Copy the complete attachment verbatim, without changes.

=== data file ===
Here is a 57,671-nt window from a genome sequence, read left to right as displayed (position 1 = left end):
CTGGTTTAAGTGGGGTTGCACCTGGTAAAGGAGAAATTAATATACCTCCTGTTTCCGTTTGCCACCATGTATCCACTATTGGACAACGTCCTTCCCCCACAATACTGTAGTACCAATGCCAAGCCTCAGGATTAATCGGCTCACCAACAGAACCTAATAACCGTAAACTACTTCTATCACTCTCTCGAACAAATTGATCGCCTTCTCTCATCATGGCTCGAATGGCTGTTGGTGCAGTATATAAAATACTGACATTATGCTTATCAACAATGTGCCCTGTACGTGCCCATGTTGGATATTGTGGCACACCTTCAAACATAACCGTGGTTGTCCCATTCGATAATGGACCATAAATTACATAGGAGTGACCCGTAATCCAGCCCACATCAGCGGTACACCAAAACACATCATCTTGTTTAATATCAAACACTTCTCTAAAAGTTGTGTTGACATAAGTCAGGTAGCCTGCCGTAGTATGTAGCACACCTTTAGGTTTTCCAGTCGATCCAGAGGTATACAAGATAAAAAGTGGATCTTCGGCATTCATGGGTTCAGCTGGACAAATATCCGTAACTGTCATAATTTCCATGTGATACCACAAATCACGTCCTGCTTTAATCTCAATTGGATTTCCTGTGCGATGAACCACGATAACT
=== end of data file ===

Here is a 57,671-nt window from a genome sequence, read left to right as displayed (position 1 = left end):
CTGGTTTAAGTGGGGTTGCACCTGGTAAAGGAGAAATTAATATACCTCCTGTTTCCGTTTGCCACCATGTATCCACTATTGGACAACGTCCTTCCCCCACAATACTGTAGTACCAATGCCAAGCCTCAGGATTAATCGGCTCACCAACAGAACCTAATAACCGTAAACTACTTCTATCACTCTCTCGAACAAATTGATCGCCTTCTCTCATCATGGCTCGAATGGCTGTTGGTGCAGTATATAAAATACTGACATTATGCTTATCAACAATGTGCCCTGTACGTGCCCATGTTGGATATTGTGGCACACCTTCAAACATAACCGTGGTTGTCCCATTCGATAATGGACCATAAATTACATAGGAGTGACCCGTAATCCAGCCCACATCAGCGGTACACCAAAACACATCATCTTGTTTAATATCAAACACTTCTCTAAAAGTTGTGTTGACATAAGTCAGGTAGCCTGCCGTAGTATGTAGCACACCTTTAGGTTTTCCAGTCGATCCAGAGGTATACAAGATAAAAAGTGGATCTTCGGCATTCATGGGTTCAGCTGGACAAATATCCGTAACTGTCATAATTTCCATGTGATACCACAAATCACGTCCTGCTTTAATCTCAATTGGATTTCCTGTGCGATGAACCACGATAACT